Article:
Three international teams in running for $700m LA civic centre

The City of Los Angeles has announced its shortlist for a $700m public-private partnership scheme to build a civic centre on the site of the city’s former police headquarters.

The new tower is part of a programme of works to revamp LA’s historic city centre. This includes the Civic Centre Masterplan, drawn up by consultant IBI Group, which would add a total of more than 100,000 sq m of office space to the area, and roughly the same amount of housing.

The masterplan’s aim is to "provide a contemporary spin on the traditional European square", thereby transforming the area from an office-only environment to a residential quarter with leisure amenities, shops and parks.

The three consortiums were selected from five respondents to a request for qualifications issued by the city government in April. The three are:

  • DTLA Civic Partners Made up of French investor Meridiam DTLA Civic, US contractors Edgemoor Infrastructure and Clark Construction, Chicago-based architect Skidmore, Owings and Merrill, and French environmental consultant Engie Services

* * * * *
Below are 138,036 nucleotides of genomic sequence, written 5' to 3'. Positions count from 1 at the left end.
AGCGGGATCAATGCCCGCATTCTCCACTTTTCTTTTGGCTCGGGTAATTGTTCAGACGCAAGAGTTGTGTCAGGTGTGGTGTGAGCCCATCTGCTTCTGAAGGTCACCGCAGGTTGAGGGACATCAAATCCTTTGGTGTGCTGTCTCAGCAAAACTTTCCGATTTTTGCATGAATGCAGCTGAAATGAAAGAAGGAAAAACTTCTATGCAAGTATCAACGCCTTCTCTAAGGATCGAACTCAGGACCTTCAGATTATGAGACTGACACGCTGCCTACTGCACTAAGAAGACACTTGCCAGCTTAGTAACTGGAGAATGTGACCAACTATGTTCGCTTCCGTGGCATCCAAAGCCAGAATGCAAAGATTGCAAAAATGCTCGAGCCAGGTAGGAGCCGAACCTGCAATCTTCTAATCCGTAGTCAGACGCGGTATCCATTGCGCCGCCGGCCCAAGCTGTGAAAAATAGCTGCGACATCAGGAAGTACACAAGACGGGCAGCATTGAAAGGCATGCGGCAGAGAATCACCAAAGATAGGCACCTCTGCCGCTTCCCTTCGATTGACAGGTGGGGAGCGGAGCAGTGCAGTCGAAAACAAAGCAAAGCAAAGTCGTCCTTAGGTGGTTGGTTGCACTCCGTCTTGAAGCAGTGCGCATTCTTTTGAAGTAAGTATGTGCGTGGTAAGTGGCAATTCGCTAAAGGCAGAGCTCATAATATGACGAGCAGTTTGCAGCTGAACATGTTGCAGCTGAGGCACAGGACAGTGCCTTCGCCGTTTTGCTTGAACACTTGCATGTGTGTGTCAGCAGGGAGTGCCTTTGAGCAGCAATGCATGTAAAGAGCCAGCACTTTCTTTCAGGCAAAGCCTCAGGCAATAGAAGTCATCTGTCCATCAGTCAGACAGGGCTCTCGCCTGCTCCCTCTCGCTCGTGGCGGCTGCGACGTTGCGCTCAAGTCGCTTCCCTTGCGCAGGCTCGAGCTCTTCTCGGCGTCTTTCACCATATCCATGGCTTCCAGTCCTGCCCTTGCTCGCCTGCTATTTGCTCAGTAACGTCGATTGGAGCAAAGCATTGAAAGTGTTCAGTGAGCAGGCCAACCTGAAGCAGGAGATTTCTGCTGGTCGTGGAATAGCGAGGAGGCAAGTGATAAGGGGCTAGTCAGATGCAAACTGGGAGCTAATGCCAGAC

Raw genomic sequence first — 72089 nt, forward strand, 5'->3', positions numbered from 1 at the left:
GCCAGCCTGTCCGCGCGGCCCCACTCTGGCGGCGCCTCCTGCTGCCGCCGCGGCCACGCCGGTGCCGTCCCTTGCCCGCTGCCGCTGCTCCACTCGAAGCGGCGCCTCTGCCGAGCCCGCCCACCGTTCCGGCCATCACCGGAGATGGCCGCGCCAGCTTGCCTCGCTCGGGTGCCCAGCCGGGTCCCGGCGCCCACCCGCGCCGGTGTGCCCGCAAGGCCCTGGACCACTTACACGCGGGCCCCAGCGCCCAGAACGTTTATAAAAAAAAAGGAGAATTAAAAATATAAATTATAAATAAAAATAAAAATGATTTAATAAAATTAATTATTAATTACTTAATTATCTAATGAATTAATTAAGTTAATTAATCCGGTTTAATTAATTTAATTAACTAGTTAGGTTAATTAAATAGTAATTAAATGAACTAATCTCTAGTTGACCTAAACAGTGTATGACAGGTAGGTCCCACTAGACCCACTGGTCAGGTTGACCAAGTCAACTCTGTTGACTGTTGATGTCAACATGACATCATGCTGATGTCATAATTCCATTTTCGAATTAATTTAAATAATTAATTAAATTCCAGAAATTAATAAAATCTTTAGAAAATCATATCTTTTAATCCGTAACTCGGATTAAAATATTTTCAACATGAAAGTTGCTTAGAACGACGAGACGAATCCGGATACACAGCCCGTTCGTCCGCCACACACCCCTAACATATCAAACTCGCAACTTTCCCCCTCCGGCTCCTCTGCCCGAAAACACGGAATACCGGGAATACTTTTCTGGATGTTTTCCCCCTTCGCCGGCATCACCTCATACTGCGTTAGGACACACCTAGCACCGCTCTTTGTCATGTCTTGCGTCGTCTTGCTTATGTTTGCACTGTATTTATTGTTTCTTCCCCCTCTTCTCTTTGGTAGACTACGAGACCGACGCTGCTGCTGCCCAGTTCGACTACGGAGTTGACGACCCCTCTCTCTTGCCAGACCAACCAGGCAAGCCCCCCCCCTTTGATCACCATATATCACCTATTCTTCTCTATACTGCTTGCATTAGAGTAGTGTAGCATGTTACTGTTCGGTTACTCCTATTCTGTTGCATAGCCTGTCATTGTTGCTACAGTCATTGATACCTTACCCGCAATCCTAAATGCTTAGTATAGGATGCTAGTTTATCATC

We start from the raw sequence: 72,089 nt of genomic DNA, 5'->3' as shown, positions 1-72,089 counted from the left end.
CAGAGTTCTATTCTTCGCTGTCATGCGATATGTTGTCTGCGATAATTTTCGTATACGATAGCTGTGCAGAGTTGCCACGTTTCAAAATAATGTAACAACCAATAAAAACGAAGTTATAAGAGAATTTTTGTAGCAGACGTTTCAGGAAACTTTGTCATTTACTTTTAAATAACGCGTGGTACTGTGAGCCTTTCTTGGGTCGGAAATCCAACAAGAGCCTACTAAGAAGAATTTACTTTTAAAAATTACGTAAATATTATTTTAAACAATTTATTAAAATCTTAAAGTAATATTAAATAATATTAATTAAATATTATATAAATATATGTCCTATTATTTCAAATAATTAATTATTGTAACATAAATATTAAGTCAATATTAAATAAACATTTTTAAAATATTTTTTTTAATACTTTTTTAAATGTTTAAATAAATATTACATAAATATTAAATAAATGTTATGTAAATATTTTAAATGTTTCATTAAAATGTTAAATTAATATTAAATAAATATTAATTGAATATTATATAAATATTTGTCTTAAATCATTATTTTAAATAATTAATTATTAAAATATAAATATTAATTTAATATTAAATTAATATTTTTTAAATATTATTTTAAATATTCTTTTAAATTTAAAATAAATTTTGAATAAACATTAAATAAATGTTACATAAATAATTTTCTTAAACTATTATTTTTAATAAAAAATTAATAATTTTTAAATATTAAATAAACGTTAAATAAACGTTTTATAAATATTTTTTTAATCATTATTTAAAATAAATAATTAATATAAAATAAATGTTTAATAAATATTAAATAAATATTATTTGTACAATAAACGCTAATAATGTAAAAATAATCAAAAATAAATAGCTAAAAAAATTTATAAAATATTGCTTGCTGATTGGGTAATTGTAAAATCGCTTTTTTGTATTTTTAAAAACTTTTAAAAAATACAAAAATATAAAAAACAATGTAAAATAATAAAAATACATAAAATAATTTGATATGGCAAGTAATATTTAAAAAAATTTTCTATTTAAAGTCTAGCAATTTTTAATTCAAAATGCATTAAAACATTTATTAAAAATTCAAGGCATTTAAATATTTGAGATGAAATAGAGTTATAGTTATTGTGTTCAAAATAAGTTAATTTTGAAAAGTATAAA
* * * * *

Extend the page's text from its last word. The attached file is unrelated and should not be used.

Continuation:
• LAC3 Partners Comprising Australian PPP investor Macquarie Financial Holdings, US asset management firm JLC Infrastructure, Colorado-based contractor Hensel Phelps Construction, LA-based designer Morphosis Architects and Honeywell International
  • Plenary Collaborative Los Angeles Australian-headquartered investor Plenary Group, San Francisco contractor Webcor Construction, US multidisciplinary consultant SmithGroup, Genoa-based Renzo Piano Building Workshop and Johnson Controls.

The winner will be responsible for the finance, design, construction and operation of a 70,000 sq m building of between 27 and 29 storeys with underground parking for 1,100 vehicles and a shopping centre in its podium.

The centre will be built on the site of the Parker Centre, the former LA Police Department headquarters, designed by modernist architect Welton Becket, and the origin of the expression "glass house". This was built in 1955 and has been vacant since 2013. The demolition was helped by a decision by the city council in 2017 to deny the building historic cultural monument status.

Image: IBI’s masterplan for the historic centre of LA

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